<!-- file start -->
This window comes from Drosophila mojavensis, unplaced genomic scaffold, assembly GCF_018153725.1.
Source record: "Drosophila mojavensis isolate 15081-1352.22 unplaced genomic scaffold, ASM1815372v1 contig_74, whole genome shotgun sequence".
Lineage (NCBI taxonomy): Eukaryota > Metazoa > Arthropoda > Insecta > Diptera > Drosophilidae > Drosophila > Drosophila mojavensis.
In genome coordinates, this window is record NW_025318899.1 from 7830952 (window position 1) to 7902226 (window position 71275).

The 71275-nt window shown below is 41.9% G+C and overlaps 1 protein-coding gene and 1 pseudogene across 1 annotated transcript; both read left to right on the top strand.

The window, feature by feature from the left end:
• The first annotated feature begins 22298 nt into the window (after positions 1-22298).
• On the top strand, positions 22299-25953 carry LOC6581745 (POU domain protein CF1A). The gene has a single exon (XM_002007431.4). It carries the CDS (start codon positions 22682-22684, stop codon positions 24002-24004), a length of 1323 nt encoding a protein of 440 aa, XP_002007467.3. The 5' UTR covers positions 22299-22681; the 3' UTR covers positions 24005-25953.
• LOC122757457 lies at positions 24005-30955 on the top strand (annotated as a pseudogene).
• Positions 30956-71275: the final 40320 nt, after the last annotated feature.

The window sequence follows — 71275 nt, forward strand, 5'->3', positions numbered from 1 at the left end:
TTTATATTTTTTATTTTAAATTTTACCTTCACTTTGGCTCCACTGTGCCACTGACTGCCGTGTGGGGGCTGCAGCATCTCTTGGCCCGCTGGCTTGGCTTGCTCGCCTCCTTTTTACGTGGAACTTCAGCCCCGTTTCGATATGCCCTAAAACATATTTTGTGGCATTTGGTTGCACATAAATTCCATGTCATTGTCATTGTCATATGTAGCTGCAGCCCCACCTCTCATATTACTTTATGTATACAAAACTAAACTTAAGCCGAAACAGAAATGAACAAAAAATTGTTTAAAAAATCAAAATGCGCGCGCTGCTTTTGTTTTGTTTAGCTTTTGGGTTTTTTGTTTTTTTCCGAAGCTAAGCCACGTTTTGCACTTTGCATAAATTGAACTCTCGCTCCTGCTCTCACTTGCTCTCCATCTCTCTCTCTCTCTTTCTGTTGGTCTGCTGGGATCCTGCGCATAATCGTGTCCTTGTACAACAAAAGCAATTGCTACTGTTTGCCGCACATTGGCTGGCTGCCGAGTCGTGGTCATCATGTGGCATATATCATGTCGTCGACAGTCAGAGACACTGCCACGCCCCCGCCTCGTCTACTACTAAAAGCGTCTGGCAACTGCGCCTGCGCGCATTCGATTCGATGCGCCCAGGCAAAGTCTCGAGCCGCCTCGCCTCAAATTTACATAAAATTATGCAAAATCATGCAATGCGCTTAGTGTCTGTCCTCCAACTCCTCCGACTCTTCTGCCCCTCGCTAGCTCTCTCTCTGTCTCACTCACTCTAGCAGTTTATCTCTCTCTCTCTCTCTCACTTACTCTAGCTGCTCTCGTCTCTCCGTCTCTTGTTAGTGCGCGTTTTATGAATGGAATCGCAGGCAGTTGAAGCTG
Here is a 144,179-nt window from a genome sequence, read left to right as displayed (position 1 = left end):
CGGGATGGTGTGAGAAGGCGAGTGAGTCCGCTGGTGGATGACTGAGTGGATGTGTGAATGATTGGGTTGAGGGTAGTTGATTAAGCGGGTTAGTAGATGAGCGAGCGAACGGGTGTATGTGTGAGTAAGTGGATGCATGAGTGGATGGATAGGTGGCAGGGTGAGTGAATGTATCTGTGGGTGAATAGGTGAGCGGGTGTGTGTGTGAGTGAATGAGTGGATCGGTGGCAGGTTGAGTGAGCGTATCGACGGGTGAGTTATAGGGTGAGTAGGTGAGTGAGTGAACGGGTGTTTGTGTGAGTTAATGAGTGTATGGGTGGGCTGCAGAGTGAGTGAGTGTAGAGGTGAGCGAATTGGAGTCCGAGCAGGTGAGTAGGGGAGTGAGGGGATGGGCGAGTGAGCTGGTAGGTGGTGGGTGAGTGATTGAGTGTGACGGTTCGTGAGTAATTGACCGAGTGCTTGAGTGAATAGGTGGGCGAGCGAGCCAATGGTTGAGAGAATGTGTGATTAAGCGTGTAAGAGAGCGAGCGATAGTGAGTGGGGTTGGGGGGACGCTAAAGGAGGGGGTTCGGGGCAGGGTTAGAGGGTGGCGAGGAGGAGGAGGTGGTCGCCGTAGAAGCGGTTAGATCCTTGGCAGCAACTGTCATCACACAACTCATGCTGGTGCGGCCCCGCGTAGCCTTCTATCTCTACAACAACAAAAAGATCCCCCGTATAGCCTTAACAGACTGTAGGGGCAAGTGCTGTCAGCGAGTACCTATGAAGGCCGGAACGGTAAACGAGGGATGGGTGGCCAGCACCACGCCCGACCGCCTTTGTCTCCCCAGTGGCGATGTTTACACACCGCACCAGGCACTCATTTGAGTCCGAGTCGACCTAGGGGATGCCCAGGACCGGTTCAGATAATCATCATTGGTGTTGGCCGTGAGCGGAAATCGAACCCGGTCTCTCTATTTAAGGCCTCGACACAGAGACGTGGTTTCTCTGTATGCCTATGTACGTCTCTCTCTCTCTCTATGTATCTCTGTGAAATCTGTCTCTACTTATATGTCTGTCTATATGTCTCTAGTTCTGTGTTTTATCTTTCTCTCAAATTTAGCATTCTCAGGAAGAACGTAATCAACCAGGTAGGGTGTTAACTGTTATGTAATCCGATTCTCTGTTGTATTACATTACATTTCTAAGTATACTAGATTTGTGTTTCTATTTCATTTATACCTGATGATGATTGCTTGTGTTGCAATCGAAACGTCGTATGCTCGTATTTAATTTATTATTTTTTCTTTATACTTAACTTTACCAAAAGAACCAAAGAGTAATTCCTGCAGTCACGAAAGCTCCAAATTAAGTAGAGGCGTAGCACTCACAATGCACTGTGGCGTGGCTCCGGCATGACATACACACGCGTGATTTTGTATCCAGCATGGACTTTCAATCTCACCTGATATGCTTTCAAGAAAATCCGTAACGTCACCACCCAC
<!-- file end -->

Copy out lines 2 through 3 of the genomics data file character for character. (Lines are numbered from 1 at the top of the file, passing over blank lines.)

Source record: "Drosophila mojavensis isolate 15081-1352.22 unplaced genomic scaffold, ASM1815372v1 contig_74, whole genome shotgun sequence".
Lineage (NCBI taxonomy): Eukaryota > Metazoa > Arthropoda > Insecta > Diptera > Drosophilidae > Drosophila > Drosophila mojavensis.